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My Five-Step Guide to Getting Rich

Joel Stein shares his midlife investment strategies

Photo illustration of a key inside of a quarter
Paul Spella

Sometime in their 40s, all my male friends had the same realization: I would like to be rich.

Then they started to formulate plans for getting rich, which they want to do quickly. That thought usually leads to get-rich-quick schemes, which invariably lead to disappointment.

I have a friend who took a course in house flipping, which is like paying to watch a bad reality show. Another friend tried to sell screenwriting software. Another opened a wine bar, which at least gives you somewhere to go when your dreams fall apart.

Most of my friends eventually came to me for advice. They figured I must know some secret because I have saved a fair amount of money despite the fact that I am a journalist.

Here’s how I did it. Will these investment strategies work for you just like they did for me? I guarantee nothing. But if you like things like security and financial independence, you should definitely consider it.

1. I stopped thinking I could predict the market and got an index fund.

The stock market is so complex that Jim Cramer has yelled about it for an hour a day for more than 17 years. Some studies have shown that professional investors do not, over time, beat the average investor. 

Ever noticed a cool company and wanted to get in on it? Those thoughts are usually along the lines of, Apple makes cool products. You are years late on those observations — no matter what they are. There are venture capitalists who do this. You are not a venture capitalist. If you want to gamble, go to Vegas. Way more fun than checking AAPL on your phone every day.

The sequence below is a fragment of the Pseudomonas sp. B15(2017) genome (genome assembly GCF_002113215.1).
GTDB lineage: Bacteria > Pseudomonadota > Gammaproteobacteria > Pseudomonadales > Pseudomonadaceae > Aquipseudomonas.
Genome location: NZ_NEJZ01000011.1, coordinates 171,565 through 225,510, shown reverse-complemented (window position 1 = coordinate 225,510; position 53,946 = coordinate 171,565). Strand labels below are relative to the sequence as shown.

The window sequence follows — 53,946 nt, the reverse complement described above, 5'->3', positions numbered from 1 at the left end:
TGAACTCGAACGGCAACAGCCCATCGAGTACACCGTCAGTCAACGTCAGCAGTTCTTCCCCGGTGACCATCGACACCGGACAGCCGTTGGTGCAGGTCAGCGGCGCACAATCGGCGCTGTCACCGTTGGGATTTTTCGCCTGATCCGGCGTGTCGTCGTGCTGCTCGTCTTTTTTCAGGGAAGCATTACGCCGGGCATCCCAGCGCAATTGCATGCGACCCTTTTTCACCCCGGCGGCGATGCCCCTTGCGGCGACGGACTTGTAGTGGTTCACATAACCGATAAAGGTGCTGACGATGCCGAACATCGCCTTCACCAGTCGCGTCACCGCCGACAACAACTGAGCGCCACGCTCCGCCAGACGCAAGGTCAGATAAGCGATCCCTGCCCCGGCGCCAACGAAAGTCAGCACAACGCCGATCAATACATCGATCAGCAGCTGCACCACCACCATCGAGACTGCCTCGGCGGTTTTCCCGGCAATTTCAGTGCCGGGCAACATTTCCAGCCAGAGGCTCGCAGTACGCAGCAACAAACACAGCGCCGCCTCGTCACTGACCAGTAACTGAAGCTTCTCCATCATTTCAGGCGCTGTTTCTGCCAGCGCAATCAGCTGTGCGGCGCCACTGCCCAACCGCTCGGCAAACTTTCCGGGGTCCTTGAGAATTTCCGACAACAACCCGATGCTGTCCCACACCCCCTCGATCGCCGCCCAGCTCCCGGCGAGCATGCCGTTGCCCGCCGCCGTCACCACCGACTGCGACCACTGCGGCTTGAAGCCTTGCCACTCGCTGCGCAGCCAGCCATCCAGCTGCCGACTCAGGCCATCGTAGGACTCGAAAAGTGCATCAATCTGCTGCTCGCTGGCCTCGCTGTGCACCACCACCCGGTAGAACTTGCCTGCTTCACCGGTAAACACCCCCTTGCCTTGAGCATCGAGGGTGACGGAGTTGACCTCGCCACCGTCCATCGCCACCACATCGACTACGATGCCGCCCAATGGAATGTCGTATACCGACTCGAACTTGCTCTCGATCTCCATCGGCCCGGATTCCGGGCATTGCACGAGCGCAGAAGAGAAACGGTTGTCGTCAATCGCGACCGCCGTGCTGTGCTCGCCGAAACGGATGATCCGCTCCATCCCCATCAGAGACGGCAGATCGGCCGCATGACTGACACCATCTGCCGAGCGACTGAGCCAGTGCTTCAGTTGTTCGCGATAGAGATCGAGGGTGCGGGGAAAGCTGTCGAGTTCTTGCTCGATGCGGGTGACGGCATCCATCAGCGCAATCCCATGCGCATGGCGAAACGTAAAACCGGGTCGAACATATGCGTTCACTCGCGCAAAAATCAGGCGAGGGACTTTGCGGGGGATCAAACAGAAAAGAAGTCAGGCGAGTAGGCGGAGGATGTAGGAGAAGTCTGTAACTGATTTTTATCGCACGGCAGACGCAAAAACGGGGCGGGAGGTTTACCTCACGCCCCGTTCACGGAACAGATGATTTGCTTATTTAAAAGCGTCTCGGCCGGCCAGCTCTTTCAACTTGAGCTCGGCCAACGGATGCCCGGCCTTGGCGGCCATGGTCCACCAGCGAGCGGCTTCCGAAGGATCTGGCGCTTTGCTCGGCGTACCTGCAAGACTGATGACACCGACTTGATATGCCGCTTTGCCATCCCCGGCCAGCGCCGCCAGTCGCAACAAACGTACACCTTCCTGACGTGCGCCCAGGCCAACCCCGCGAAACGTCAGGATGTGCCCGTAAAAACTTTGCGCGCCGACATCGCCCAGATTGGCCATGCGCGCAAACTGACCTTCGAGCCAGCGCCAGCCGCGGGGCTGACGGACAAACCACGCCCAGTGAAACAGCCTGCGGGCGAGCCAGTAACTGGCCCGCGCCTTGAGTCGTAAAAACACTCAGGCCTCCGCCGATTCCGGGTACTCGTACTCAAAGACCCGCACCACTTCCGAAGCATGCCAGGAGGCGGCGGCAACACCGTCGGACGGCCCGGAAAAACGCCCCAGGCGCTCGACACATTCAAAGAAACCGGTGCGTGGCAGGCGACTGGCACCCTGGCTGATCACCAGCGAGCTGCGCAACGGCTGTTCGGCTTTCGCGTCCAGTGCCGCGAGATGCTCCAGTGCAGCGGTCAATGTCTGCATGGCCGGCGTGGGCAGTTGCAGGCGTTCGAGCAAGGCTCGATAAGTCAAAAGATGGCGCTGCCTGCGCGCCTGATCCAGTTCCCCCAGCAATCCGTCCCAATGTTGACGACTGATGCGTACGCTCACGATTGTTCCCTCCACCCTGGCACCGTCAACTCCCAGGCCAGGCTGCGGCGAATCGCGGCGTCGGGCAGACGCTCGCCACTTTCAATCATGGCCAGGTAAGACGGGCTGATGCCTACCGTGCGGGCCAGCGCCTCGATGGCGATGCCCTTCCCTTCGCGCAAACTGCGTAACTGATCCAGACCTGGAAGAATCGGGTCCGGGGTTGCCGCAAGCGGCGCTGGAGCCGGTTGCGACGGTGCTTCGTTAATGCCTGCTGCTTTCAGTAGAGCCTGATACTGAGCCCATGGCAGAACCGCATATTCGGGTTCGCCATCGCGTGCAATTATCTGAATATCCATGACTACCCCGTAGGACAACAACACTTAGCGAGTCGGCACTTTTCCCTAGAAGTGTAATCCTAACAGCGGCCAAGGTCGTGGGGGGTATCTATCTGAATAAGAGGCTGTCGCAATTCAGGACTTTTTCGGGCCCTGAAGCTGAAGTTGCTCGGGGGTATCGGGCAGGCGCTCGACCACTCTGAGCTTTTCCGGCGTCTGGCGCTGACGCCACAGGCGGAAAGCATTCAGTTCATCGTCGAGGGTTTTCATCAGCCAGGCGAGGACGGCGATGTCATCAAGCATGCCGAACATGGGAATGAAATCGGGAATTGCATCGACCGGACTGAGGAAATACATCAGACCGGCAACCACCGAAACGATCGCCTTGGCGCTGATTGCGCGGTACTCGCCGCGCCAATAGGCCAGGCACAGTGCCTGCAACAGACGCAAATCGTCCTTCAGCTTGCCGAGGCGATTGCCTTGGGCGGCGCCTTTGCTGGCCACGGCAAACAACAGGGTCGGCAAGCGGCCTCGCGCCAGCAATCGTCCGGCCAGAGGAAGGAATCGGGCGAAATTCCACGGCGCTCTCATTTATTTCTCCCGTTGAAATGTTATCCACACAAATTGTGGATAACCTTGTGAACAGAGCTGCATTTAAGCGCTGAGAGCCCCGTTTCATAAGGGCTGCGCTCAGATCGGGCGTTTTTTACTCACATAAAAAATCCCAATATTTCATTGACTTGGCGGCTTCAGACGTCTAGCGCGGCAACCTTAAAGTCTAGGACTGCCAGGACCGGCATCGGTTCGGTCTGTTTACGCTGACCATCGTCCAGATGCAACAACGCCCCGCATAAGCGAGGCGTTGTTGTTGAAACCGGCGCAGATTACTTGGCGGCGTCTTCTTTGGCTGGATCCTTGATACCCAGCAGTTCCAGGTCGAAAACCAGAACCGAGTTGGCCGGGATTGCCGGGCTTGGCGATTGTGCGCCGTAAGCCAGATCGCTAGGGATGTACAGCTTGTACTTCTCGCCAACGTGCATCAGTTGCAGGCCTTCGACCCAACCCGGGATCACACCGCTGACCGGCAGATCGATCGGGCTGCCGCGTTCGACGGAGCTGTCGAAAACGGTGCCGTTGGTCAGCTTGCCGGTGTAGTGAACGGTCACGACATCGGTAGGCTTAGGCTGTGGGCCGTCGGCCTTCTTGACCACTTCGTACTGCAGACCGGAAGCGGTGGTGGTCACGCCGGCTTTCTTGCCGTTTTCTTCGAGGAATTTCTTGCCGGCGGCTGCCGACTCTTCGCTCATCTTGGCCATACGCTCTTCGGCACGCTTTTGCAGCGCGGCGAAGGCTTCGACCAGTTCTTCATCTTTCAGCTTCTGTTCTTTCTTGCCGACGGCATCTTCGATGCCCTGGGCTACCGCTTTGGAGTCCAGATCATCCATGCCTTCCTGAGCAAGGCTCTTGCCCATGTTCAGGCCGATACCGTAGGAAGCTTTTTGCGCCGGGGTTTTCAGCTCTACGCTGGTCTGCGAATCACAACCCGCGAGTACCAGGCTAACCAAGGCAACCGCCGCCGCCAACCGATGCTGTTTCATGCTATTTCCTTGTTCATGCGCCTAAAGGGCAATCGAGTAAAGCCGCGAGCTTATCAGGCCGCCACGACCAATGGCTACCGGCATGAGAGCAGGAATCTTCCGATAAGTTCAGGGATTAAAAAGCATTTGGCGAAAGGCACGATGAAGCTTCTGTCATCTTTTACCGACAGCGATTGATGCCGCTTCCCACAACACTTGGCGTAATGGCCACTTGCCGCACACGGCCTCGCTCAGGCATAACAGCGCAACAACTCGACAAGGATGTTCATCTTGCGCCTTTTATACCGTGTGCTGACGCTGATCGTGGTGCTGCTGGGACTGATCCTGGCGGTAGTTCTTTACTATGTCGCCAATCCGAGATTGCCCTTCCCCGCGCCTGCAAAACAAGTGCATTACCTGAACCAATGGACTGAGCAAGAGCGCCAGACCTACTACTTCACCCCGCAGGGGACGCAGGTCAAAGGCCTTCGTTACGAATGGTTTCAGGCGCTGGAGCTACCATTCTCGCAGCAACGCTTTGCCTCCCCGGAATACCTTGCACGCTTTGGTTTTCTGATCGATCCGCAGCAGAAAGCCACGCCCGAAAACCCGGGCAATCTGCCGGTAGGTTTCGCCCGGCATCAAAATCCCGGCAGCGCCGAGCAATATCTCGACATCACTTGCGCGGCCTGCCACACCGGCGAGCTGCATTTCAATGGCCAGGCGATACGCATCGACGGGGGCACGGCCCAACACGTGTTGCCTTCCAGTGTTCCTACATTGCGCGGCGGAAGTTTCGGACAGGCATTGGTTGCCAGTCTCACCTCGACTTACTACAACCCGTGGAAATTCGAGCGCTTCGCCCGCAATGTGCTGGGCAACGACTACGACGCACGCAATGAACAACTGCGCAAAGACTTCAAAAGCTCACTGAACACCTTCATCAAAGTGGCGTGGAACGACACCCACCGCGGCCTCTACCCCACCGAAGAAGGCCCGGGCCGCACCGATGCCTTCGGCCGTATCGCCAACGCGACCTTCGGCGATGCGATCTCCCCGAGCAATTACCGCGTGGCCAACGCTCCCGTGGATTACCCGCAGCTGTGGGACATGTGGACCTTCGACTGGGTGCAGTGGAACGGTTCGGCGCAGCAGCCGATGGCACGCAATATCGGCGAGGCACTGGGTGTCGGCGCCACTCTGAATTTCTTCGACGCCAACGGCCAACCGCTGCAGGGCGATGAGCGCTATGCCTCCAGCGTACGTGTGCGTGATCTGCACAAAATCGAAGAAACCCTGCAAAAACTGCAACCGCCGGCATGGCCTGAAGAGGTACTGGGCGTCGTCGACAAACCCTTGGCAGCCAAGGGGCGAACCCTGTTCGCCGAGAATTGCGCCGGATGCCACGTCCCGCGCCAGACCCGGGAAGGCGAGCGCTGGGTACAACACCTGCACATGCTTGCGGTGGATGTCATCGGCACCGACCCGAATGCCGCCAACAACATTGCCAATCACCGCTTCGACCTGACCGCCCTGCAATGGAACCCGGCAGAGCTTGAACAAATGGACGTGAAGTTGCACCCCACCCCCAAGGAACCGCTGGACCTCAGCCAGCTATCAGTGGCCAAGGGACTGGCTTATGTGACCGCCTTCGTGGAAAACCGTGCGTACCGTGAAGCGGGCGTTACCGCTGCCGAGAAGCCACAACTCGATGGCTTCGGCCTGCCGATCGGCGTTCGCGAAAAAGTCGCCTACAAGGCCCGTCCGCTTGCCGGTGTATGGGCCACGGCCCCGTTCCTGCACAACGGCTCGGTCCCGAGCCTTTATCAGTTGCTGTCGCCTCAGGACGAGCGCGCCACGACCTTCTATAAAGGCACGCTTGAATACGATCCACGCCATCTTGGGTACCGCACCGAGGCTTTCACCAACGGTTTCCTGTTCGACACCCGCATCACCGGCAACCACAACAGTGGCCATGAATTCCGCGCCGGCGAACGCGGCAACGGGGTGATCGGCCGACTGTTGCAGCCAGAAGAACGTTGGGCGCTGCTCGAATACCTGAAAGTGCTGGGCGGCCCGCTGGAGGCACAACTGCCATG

What I did was get an index fund, which is an algorithm that buys a basket replicating the stock market. I like Vanguard’s Total Stock Market Index Fund, but you should also look into options from Fidelity, Charles Schwab and Wilshire. If you want to get fancy, look into the Total International Stock Index Fund or the Total Bond Market Index Fund, depending on your tolerance for risk.

2. I never pay an investment adviser.

Since you can’t beat the market, all you can do is play it cheaply. Look at the fees of every fund you might buy. Those tiny percentages eat into your growth over time. Which is why I like Vanguard, where the investors are the owners of the company. Just don’t overpay. You are buying something you will never see. This isn’t a sports car. This is paper towels at Costco.

3. Time won’t give you time.

You know why investors say that the best time to invest was yesterday? Because investors are not people with senses of humor. But time is the biggest leverage you have. Growth is exponential. And you are old. So stop spending and start saving.

I have a friend who retired at 40 after running a company. Sure, he had no kids. And yes, he went to Harvard Business School. But he socked his money away early, put it in an index fund and has not worked for 20 years. His money is making more than he ever did. 

Is it too late for you to do that? Technically yes, because you’re already over 40. But we’re likely to live a long time. Being 15 years behind my rich friend is not so bad.

4. I stopped looking.

Female investors outperform men by 0.4 percent in the market. Which, given that the market goes up about 10 percent a year, is a huge difference. You know why? Because they don’t watch Jim Cramer. They don’t check AAPL on their phones. They maybe glance at the quarterly reports and rebalance between stocks and bonds every few years. 

All that trading and thinking you can beat the market is expensive. You know why men spend less than women on clothes? Because we don’t go clothes shopping all the time. Don’t go stock shopping all the time.

5. I realized that I don’t actually want to be rich.

Manopause leads us to want a lot of things we meant to get when we were 18: sports cars, one-night stands, seeing Metallica live, a pinstripe suit. But it’s too late. None of those things will make us happy now. 

Having enough money to not look at prices at the grocery store is a great goal. But rich? That’s something you hope for in elementary school when you fold paper to see if you get a mansion, apartment, shack or house. Winning the lottery means being richer than your friends and family. Which means moving away from them. And doing stuff they can’t afford to do. And them asking you for money.

Follow Article Topics: Money-&-Career